This is the same bind that leads Auden, in “In Memory of W.B. Yeats” to write the line “for poetry makes nothing happen: it survives.” It’s survival is reduced and elevated here, “a way of happening, a mouth”: the skepticism of the lines is well noted, seeming to relegate poetry to irrelevance, but the lines grant also something fundamental to survival, “a way of happening,” that cannot be subsumed into other categories, that is itself, “a mouth” speaking words, gaping, in awe, but available as a response to life. And the final section of the poem suggests a more hopeful vision, with “let the healing fountains start.” In this poem, the challenge of a public poetry is both the subject and circumstance, and the two are given ideal balance in the third section, where Auden’s taut stanza form and steady meter stripped to an austerity suggestive of both decorum and straitened circumstances and precarity:
Earth, receive an honoured guest:
William Yeats is laid to rest.
Let the Irish vessel lie
Emptied of its poetry.
In the nightmare of the dark
All the dogs of Europe bark,
And the living nations wait,
Each sequestered in its hate;
Stares from every human face,
And the seas of pity lie
Locked and frozen in each eye.
Follow, poet, follow right
To the bottom of the night,
With your unconstraining voice
Still persuade us to rejoice;
With the farming of a verse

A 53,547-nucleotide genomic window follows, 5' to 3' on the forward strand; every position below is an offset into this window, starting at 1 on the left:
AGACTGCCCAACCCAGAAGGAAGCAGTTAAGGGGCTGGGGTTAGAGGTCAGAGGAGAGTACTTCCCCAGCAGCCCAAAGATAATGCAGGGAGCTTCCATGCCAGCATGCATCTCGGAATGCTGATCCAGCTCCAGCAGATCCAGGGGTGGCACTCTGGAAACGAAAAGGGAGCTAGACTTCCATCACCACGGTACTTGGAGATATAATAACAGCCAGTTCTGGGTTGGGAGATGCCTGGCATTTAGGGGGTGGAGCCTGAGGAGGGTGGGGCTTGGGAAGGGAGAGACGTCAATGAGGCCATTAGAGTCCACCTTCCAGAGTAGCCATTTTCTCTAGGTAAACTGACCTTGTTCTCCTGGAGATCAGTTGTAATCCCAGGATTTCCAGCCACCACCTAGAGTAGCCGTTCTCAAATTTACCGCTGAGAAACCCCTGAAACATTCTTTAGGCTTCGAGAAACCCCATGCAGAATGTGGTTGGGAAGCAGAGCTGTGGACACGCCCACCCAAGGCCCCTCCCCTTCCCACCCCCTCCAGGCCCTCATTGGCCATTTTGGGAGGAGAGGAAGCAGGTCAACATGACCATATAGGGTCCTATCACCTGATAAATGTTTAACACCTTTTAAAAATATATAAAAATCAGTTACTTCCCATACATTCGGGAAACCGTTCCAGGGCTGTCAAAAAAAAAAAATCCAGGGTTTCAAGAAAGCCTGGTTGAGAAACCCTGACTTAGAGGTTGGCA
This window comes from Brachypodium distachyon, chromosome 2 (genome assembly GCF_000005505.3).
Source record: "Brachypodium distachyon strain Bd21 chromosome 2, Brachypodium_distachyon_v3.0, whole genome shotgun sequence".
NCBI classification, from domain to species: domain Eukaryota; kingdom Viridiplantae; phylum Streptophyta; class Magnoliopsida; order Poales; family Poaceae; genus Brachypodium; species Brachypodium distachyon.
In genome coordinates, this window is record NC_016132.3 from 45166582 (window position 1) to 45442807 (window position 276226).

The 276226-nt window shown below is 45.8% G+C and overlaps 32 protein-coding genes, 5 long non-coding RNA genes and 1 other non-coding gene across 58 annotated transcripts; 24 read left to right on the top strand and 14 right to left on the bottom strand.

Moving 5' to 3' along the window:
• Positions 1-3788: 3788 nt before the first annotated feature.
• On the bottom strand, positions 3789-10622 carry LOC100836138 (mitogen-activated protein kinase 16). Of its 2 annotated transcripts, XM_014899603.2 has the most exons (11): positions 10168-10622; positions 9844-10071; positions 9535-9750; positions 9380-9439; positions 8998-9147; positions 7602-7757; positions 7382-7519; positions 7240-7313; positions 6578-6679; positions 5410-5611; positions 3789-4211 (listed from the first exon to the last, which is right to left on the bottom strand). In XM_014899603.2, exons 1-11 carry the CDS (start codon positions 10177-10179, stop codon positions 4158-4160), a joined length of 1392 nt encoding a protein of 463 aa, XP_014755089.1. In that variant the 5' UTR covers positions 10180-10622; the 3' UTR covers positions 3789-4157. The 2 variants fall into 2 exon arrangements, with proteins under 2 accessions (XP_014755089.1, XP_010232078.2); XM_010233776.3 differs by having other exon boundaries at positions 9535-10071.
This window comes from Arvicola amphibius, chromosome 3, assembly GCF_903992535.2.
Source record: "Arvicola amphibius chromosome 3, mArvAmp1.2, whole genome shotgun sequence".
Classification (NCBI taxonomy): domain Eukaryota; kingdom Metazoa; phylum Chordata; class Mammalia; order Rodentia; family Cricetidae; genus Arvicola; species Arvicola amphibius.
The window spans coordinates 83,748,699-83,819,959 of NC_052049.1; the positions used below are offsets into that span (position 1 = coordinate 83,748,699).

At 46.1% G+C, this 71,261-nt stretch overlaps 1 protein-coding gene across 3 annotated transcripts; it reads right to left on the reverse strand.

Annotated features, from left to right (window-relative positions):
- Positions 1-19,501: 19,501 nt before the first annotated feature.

Make a vineyard of the curse,
Sing of human unsuccess
In a rapture of distress;
In the deserts of the heart
Let the healing fountain start,
In the prison of his days
Teach the free man how to praise.
What’s superb about “persuade us to rejoice” is that it does not itself seek to persuade, and here where the poem has adopted the movement of a public address to the late figure, and to all that he represents, Auden beseeches and implores; he has composed a first-person plural prayer that not only refuses to set Auden apart from the “us,” but that depends on his being among this public, weakened, threatened, collectively in need because of what they have collectively become as individuals. He could not have written “In the prison of our days / Teach us free men how to praise,” or he could have but it would have been pompous and absurd. He could more easily have written “In the prison of their days / Teach all free men how to praise.” Then we realize “your” appears only once in “your unconstraining voice,” “us” once in “persuade us to rejoice,” and “his” in “prison of his days.” There are no other personal pronouns. The “his” is the individual who is Auden, but who is also others; it is generic, general, but a representative, including Auden and others besides. The thought behind the third section is not “we need you now more than ever,” or even “we hear you now more than ever,” and it is neither because the first of these makes no sense—the poetry remains, if we need it, then it can be read—and the second because if it were true, there would be no need to write this section at all. Instead, the affirmation that Yeats’ poetry might do something is imperiled by, and grows out of the anxiety that, the possibility that its surviving might not matter. It can teach how to praise only if it is recognized as itself deserving praise. The jussive mode of these lines (“let”) straddles the axis of authority and helplessness; it is where Auden believed public poetry must be, reaching out not only to an absent ideal of a poet who could reach and teach a public, but on behalf of a public, a larger whole, to which the poet can only imagine, in fantasy, his poem belongs. The unwavering gait of the lines sustains itself over the desperation of prayer; to imagine an audience or suitable subject for this, whether Yeats, or a reading public, is an article of faith. To such a prayer, there can be no response; the poem is its own answer.